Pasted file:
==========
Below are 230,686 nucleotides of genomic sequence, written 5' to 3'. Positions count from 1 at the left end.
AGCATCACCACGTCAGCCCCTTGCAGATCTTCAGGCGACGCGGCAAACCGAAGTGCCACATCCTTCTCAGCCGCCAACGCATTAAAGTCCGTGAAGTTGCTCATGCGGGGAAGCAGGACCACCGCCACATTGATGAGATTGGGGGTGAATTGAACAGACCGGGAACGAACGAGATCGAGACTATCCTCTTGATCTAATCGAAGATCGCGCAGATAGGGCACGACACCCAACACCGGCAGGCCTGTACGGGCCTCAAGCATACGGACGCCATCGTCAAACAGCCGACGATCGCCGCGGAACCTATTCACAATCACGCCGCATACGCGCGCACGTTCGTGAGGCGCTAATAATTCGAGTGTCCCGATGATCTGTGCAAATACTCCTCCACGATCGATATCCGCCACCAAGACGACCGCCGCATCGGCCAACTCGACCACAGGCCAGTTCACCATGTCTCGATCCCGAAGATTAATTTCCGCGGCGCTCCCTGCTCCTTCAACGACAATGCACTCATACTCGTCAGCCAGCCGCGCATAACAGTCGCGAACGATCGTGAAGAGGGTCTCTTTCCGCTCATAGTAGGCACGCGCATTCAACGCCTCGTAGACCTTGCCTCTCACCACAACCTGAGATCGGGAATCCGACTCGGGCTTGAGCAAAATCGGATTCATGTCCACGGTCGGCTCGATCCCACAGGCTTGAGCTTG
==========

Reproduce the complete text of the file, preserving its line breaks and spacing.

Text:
Below are 230,686 nucleotides of genomic sequence, written 5' to 3'. Positions count from 1 at the left end.
AGCATCACCACGTCAGCCCCTTGCAGATCTTCAGGCGACGCGGCAAACCGAAGTGCCACATCCTTCTCAGCCGCCAACGCATTAAAGTCCGTGAAGTTGCTCATGCGGGGAAGCAGGACCACCGCCACATTGATGAGATTGGGGGTGAATTGAACAGACCGGGAACGAACGAGATCGAGACTATCCTCTTGATCTAATCGAAGATCGCGCAGATAGGGCACGACACCCAACACCGGCAGGCCTGTACGGGCCTCAAGCATACGGACGCCATCGTCAAACAGCCGACGATCGCCGCGGAACCTATTCACAATCACGCCGCATACGCGCGCACGTTCGTGAGGCGCTAATAATTCGAGTGTCCCGATGATCTGTGCAAATACTCCTCCACGATCGATATCCGCCACCAAGACGACCGCCGCATCGGCCAACTCGACCACAGGCCAGTTCACCATGTCTCGATCCCGAAGATTAATTTCCGCGGCGCTCCCTGCTCCTTCAACGACAATGCACTCATACTCGTCAGCCAGCCGCGCATAACAGTCGCGAACGATCGTGAAGAGGGTCTCTTTCCGCTCATAGTAGGCACGCGCATTCAACGCCTCGTAGACCTTGCCTCTCACCACAACCTGAGATCGGGAATCCGACTCGGGCTTGAGCAAAATCGGATTCATGTCCACGGTCGGCTCGATCCCACAGGCTTGAGCTTG